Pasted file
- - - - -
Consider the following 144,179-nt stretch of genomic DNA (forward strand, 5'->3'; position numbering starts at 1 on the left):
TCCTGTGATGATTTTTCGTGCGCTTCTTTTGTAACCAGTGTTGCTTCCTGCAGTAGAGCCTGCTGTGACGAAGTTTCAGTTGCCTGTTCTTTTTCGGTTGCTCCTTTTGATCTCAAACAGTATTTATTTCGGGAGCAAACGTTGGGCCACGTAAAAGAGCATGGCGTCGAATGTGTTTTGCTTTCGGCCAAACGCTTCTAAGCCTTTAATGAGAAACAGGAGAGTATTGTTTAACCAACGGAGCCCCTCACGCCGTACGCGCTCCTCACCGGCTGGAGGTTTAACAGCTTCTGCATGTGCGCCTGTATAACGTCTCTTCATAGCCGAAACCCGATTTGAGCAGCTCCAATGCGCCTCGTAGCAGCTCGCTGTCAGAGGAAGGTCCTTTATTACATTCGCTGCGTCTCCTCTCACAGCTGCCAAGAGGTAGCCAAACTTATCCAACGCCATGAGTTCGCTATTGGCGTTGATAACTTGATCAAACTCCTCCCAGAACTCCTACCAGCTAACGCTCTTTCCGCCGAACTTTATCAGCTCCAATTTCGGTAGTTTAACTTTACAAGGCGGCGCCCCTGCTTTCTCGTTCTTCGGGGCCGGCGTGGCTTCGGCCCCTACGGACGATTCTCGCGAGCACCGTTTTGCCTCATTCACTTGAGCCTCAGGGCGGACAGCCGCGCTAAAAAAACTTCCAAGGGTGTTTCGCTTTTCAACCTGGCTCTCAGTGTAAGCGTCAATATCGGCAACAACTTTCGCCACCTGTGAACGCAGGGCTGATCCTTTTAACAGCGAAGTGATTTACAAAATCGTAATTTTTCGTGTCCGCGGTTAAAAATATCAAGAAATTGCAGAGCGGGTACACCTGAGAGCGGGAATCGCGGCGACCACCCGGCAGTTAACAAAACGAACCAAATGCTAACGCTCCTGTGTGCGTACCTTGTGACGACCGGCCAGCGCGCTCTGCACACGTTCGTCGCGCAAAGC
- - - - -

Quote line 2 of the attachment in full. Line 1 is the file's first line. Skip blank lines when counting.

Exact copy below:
TCCTGTGATGATTTTTCGTGCGCTTCTTTTGTAACCAGTGTTGCTTCCTGCAGTAGAGCCTGCTGTGACGAAGTTTCAGTTGCCTGTTCTTTTTCGGTTGCTCCTTTTGATCTCAAACAGTATTTATTTCGGGAGCAAACGTTGGGCCACGTAAAAGAGCATGGCGTCGAATGTGTTTTGCTTTCGGCCAAACGCTTCTAAGCCTTTAATGAGAAACAGGAGAGTATTGTTTAACCAACGGAGCCCCTCACGCCGTACGCGCTCCTCACCGGCTGGAGGTTTAACAGCTTCTGCATGTGCGCCTGTATAACGTCTCTTCATAGCCGAAACCCGATTTGAGCAGCTCCAATGCGCCTCGTAGCAGCTCGCTGTCAGAGGAAGGTCCTTTATTACATTCGCTGCGTCTCCTCTCACAGCTGCCAAGAGGTAGCCAAACTTATCCAACGCCATGAGTTCGCTATTGGCGTTGATAACTTGATCAAACTCCTCCCAGAACTCCTACCAGCTAACGCTCTTTCCGCCGAACTTTATCAGCTCCAATTTCGGTAGTTTAACTTTACAAGGCGGCGCCCCTGCTTTCTCGTTCTTCGGGGCCGGCGTGGCTTCGGCCCCTACGGACGATTCTCGCGAGCACCGTTTTGCCTCATTCACTTGAGCCTCAGGGCGGACAGCCGCGCTAAAAAAACTTCCAAGGGTGTTTCGCTTTTCAACCTGGCTCTCAGTGTAAGCGTCAATATCGGCAACAACTTTCGCCACCTGTGAACGCAGGGCTGATCCTTTTAACAGCGAAGTGATTTACAAAATCGTAATTTTTCGTGTCCGCGGTTAAAAATATCAAGAAATTGCAGAGCGGGTACACCTGAGAGCGGGAATCGCGGCGACCACCCGGCAGTTAACAAAACGAACCAAATGCTAACGCTCCTGTGTGCGTACCTTGTGACGACCGGCCAGCGCGCTCTGCACACGTTCGTCGCGCAAAGC